A paranasal sinus tumor is a cancer that has grown inside your sinuses, the open spaces behind your nose.
This tumor can begin in the cells of the membranes, bones, or nerves that line the area. You might not know or even suspect that a tumor is growing until it spreads. The sooner you get a diagnosis and start treatment, the better your chances of beating the cancer are likely to be.
Not all paranasal sinus tumors have known causes, but these are possible causes of paranasal sinus tumors:
Exposure to industrial chemicals
Being infected with the human papillomavirus (HPV)
Exposure to wood, leather, flour, textile, nickel, or chromium dust
Exposure to radium
Early symptoms of paranasal sinus tumors are similar to symptoms of colds or infections, so they're often missed:
Blockage of sinuses, or congestion that never goes away
Changes in your voice or breathing
Reduced sense of smell
Numbness or pain in your face, ears, or teeth
Teeth that become loose
Pus draining from your nose or postnasal drip
Growth on your face or palate
Eyes that continuously water
Loss of or change in vision
Trouble opening your mouth
Call your doctor if you have any of these symptoms.
A doctor will typically take your health history and do a physical exam. The physical exam will include looking at your eyes, ears, nose, mouth, face, neck, and throat. Any details you can provide about any pain you are having can help with the diagnosis. This includes details such as whether the pain is sharp, burning, dull, or achy, where it's located, and when it occurs.
Your doctor might order an endoscopy of your sinuses. This is a procedure in which a thin tube with a tiny light and a video camera on the end is inserted into your sinuses. Looking inside your sinuses will help your doctor figure out the location and size of the tumor.
Your doctor might order these tests, as well:
Imaging tests of your skull, such as X-rays, CT scans, or MRI of the sinuses
Imaging tests of your chest
A biopsy, where a small tissue sample from the tumor is removed and checked in a lab for signs of cancer
Part of the diagnosis process is called staging. This tells your doctor how advanced the cancer is and whether it has spread to other parts of your body. Staging helps your medical team create the best treatment plan for you.
The stage of your cancer depends on where the tumor is, how much it has grown into nearby areas, whether it has spread to lymph nodes or other parts of your body, and some other health factors. The stages range from I (earliest stage) to IV (the most advanced). Stages for paranasal sinus tumors are:
Stage I. The tumor is contained in the sinus and has not spread.
Stage II. The tumor has spread into other parts of the sinus.
Stage III. The tumor has spread into the bone of the sinuses or the eye socket and may have spread to a lymph node.
Stage IV. The tumor has spread deeper into the eye socket, into the brain, or into other parts of the skull and neck, and possibly to more distant parts of the body and may have a larger presence in the lymph nodes.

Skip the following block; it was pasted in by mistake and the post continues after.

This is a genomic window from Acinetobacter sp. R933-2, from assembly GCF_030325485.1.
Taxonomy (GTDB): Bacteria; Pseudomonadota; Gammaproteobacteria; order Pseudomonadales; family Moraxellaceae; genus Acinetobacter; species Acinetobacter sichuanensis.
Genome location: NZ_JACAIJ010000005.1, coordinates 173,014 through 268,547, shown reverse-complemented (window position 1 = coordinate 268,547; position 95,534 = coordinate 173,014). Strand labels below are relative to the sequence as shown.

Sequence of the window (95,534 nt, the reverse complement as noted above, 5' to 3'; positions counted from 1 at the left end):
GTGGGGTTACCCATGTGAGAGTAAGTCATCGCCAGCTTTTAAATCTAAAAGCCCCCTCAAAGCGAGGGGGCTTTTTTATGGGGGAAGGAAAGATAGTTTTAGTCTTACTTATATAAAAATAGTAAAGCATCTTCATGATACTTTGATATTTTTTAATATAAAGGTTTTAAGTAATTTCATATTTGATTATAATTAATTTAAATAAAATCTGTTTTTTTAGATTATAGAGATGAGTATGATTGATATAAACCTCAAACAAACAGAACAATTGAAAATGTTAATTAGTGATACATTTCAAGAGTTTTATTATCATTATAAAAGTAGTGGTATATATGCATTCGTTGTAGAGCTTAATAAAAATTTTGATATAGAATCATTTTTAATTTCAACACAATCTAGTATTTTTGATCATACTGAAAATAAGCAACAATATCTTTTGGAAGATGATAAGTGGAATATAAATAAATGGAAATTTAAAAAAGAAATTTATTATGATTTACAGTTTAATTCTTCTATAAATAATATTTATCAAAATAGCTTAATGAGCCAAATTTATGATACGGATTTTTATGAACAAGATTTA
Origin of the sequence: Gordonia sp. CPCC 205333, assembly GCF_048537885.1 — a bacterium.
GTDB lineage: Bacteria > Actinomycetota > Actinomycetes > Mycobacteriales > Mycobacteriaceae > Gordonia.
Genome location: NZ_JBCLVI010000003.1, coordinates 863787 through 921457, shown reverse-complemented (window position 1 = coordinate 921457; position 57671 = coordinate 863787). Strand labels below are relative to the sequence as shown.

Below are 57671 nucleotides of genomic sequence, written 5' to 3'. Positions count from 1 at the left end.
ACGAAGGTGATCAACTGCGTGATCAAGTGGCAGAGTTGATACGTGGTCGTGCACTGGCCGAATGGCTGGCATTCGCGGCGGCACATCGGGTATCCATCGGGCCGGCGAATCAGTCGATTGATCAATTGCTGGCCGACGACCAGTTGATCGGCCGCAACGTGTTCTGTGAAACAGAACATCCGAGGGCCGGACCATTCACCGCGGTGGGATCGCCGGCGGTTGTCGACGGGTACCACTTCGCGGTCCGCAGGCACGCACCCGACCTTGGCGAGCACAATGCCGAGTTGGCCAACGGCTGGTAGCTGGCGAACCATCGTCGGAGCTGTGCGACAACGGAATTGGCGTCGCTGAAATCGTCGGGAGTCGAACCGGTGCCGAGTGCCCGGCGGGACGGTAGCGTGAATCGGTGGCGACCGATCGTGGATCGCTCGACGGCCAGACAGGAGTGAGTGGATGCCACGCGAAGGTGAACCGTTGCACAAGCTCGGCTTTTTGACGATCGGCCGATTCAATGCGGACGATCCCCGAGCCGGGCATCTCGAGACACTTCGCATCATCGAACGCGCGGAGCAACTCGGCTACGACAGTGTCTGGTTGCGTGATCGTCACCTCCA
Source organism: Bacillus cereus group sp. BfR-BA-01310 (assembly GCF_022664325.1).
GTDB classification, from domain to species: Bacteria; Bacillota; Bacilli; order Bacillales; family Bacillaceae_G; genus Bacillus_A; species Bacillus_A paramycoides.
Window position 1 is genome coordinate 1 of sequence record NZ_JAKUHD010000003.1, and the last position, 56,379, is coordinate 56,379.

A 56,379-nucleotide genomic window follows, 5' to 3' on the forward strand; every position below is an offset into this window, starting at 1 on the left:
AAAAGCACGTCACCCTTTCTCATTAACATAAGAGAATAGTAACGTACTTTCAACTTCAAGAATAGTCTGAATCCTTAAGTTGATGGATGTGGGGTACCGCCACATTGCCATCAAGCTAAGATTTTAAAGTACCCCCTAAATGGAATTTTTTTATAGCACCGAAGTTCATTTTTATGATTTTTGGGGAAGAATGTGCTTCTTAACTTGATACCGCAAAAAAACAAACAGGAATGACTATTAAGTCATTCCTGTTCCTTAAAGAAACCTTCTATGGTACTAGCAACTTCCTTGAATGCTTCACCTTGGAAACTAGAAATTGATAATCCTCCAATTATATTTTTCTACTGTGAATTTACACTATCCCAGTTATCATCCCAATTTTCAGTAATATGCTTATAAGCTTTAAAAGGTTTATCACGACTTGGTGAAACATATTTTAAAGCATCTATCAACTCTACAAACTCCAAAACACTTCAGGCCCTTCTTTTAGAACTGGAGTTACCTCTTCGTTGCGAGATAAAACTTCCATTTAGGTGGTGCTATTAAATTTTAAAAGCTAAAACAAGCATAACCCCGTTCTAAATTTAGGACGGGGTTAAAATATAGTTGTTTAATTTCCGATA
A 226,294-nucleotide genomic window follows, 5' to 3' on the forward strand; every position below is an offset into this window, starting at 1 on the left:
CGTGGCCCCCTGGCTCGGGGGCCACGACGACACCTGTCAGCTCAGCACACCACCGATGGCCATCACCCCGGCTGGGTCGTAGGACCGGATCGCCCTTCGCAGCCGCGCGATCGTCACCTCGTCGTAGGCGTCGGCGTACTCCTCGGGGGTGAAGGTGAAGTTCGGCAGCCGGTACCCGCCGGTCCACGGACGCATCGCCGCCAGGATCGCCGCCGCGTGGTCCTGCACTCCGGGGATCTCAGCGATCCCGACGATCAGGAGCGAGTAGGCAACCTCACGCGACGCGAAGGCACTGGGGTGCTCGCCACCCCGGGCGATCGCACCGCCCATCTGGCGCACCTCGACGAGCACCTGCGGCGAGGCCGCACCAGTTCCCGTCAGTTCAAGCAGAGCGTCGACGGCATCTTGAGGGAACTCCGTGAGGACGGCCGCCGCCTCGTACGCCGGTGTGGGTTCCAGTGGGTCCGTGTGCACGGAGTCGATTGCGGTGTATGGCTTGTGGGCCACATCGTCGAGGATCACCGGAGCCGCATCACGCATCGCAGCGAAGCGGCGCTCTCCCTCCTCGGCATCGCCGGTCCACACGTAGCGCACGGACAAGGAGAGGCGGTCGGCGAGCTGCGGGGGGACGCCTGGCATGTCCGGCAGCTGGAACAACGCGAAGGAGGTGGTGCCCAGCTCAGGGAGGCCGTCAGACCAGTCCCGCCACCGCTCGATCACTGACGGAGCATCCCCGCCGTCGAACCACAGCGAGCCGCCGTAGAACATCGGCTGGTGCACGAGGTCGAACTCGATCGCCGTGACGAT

The most common approach to treating a paranasal sinus tumor is a combination of surgery and radiation therapy. The goal of surgery is to remove as much of the tumor as possible. If the cancer has spread to lymph nodes, they will be removed as well. Surgery will be planned to preserve as much of your face and function as possible. Surgery can be complex and may involve a variety of specialists, such as doctors who specialize in the ear, nose, and throat (ENT doctors or otorhinolaryngologists), neurosurgeons, and maxillofacial surgeons.
Radiation therapy may be given before surgery to attempt to shrink the tumor. Or it may be given after surgery to destroy any remaining cancer cells. In this case, it will usually start several weeks after your surgery to allow enough time for your body to heal. Radiation might also be the main treatment in some cases, such as if a person can’t have or does not want surgery.
Chemotherapy is the use of medicines that destroy cancer cells. It is often used for cancers that might return or that have returned after the first treatment approach. Chemotherapy use is determined on a case-by-case basis. You might be given a combination of chemotherapy medicines or a combination of chemotherapy and radiation, called chemoradiation.
Treatment will also include pain management. Let your doctor or nurse know if you are in pain so it can be better managed.
Paranasal sinus tumors and their treatment may lead to these complications:
Scarring from surgery
Long-term changes in vision, breathing, speech, chewing, or swallowing, caused by the tumor or surgery
Nerve damage that can affect sensation in your face and movement in your face, shoulder, or arms
Side effects from radiation therapy, such as pain, nausea, trouble eating, mouth sores, loss of teeth, and changes in taste
Cancer spreading to other parts of your body (metastasis)
People who are treated for paranasal sinus tumors should continue to meet regularly with their doctor. If the cancer returns, it is most likely to happen in the first few years after treatment.